10. Klebsiella pneumoniae Outer Membrane Protein A Is Required to Prevent the Activation of Airway Epithelial Cells*

    PubMed Central

    March, Catalina; Moranta, David; Regueiro, Verónica; Llobet, Enrique; Tomás, Anna; Garmendia, Junkal; Bengoechea, José A.

    2011-01-01

    Outer membrane protein A (OmpA) is a class of proteins highly conserved among the Enterobacteriaceae family and throughout evolution. Klebsiella pneumoniae is a capsulated Gram-negative pathogen. It is an important cause of community-acquired and nosocomial pneumonia. Evidence indicates that K. pneumoniae infections are characterized by a lack of an early inflammatory response. Data from our laboratory indicate that K. pneumoniae CPS helps to suppress the host inflammatory response. However, it is unknown whether K. pneumoniae employs additional factors to modulate host inflammatory responses. Here, we report that K. pneumoniae OmpA is important for immune evasion in vitro and in vivo. Infection of A549 and normal human bronchial cells with 52OmpA2, an ompA mutant, increased the levels of IL-8. 52145-?wcaK2ompA, which does not express CPS and ompA, induced the highest levels of IL-8. Both mutants could be complemented. In vivo, 52OmpA2 induced higher levels of tnf?, kc, and il6 than the wild type. ompA mutants activated NF-?B, and the phosphorylation of p38, p44/42, and JNK MAPKs and IL-8 induction was via NF-?B-dependent and p38- and p44/42-dependent pathways. 52OmpA2 engaged TLR2 and -4 to activate NF-?B, whereas 52145-?wcaK2ompA activated not only TLR2 and TLR4 but also NOD1. Finally, we demonstrate that the ompA mutant is attenuated in the pneumonia mouse model. The results of this study indicate that K. pneumoniae OmpA contributes to attenuate airway cell responses. This may facilitate pathogen survival in the hostile environment of the lung. PMID:21278256

  11. Synthesis of a Klebsiella pneumoniae O-antigen heteropolysaccharide (O12) requires an ABC 2 transporter.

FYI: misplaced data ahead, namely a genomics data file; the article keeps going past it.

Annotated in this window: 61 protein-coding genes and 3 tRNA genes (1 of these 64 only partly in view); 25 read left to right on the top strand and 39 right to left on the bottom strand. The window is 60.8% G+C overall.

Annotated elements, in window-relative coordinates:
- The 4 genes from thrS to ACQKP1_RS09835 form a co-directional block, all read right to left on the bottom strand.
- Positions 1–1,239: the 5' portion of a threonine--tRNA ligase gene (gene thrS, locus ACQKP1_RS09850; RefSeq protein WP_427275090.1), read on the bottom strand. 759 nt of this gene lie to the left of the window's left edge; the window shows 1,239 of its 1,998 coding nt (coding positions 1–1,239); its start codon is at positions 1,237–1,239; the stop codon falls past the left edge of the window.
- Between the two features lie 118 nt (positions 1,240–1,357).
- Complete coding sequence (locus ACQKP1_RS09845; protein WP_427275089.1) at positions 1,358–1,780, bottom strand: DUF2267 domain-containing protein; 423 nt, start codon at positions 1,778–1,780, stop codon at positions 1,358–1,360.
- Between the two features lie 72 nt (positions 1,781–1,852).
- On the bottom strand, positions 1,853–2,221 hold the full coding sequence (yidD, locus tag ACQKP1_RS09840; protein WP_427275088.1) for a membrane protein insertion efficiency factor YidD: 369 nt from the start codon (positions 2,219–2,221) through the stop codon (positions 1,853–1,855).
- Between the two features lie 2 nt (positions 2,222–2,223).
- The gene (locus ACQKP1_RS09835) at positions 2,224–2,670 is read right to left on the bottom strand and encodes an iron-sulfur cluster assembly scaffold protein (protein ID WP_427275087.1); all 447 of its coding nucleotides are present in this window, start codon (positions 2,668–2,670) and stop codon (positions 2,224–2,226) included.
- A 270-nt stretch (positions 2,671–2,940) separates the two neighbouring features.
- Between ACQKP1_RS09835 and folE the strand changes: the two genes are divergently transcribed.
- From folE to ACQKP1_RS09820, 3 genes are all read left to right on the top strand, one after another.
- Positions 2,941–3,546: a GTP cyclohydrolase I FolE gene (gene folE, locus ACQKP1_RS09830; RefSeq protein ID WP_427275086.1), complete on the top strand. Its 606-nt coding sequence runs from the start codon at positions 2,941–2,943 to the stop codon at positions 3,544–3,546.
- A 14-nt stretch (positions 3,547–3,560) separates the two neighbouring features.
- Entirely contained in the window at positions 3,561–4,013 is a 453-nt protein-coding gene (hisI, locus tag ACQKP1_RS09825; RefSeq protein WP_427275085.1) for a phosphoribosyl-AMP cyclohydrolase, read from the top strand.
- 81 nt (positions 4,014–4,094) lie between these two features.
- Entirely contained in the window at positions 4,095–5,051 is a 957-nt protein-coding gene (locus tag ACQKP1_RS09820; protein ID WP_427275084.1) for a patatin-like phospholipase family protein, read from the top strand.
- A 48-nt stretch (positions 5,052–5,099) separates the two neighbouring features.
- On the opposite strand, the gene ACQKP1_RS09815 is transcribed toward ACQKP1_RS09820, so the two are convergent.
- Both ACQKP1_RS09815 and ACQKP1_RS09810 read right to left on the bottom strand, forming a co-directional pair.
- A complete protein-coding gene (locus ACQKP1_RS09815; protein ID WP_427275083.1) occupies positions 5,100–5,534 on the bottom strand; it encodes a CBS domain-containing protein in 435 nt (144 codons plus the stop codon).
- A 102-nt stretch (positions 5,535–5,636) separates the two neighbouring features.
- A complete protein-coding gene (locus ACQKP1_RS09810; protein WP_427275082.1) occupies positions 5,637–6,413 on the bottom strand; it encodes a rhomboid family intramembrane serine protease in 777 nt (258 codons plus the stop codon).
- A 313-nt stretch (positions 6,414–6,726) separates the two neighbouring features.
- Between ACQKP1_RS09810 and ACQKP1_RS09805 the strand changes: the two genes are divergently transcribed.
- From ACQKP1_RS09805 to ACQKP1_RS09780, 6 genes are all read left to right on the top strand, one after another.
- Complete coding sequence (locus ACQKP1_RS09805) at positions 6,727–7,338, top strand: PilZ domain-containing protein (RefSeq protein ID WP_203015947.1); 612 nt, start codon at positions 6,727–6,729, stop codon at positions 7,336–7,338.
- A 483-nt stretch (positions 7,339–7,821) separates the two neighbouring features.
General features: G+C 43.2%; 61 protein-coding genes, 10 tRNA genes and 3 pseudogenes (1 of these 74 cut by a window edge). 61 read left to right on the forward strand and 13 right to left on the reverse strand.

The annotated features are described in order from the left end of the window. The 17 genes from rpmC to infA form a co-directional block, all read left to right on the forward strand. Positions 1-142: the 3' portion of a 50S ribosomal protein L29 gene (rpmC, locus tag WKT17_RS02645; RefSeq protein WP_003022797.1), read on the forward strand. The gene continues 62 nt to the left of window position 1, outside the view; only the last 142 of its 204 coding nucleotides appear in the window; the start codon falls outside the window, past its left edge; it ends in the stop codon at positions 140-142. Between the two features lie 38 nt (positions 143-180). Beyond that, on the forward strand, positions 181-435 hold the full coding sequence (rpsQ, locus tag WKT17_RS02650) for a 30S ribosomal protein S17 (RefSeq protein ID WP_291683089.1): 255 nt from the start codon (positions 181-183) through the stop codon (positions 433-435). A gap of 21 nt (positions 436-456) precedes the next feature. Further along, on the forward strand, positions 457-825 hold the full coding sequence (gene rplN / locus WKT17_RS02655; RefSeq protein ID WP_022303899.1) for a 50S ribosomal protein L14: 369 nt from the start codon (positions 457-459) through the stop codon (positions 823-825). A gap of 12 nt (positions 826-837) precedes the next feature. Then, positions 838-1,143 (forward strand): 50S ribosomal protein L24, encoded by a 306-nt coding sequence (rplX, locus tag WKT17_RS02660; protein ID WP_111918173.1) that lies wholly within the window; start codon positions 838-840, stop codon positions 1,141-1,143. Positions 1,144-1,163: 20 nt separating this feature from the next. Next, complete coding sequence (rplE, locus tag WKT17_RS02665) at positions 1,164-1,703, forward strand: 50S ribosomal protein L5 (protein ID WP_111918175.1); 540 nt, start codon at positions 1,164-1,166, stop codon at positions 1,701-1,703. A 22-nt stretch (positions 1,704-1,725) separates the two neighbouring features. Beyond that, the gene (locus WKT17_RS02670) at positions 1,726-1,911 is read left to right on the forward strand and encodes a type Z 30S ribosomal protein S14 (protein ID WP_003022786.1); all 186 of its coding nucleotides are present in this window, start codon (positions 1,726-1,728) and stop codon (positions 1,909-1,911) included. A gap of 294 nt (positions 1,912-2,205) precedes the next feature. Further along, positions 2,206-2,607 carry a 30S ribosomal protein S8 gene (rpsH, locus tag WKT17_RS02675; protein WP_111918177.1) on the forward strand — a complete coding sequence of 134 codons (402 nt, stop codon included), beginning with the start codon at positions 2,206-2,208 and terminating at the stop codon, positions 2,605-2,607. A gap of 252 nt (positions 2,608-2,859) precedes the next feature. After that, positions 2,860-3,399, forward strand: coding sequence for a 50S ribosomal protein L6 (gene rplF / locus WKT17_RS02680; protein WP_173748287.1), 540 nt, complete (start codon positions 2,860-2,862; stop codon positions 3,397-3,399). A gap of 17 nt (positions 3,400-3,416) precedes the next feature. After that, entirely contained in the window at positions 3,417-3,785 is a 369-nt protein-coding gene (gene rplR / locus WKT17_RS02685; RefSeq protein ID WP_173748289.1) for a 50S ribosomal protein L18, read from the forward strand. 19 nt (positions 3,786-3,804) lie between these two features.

PubMed

    Izquierdo, Luis; Merino, Susana; Regué, Miguel; Rodriguez, Florencia; Tomás, Juan M

    2003-03-01

    A recombinant clone encoding enzymes for Klebsiella pneumoniae O12-antigen lipopolysaccharide (LPS) was found when we screened for serum resistance of a cosmid-based genomic library of K. pneumoniae KT776 (O12:K80) introduced into Escherichia coli DH5alpha. A total of eight open reading frames (ORFs) (wb(O12) gene cluster) were necessary to produce K. pneumoniae O12-antigen LPS in E. coli K-12. A complete analysis of the K. pneumoniae wb(O12) cluster revealed an interesting coincidence with the wb(O4) cluster of Serratia marcescens from ORF5 to ORF8 (or WbbL to WbbA). This prompted us to generate mutants of K. pneumoniae strain KT776 (O12) and to study complementation between the two enterobacterial wb clusters using mutants of S. marcescens N28b (O4) obtained previously. Both wb gene clusters are examples of ABC 2 transporter-dependent pathways for O-antigen heteropolysaccharides. The wzm-wzt genes and the wbbA or wbbB genes were not interchangeable between the two gene clusters despite their high level of similarity. However, introduction of three cognate genes (wzm-wzt-wbbA or wzm-wzt-wbbB) into mutants unable to produce O antigen allowed production of the specific O antigen. The K. pneumoniae O12 WbbL protein performs the same function as WbbL from S. marcescens O4 in either the S. marcescens O4 or E. coli K-12 genetic background. PMID:12591881

  12. Comparative genomics of Klebsiella pneumoniae strains with different antibiotic resistance profiles.

    PubMed

    Kumar, Vinod; Sun, Peng; Vamathevan, Jessica; Li, Yong; Ingraham, Karen; Palmer, Leslie; Huang, Jianzhong; Brown, James R

    2011-09-01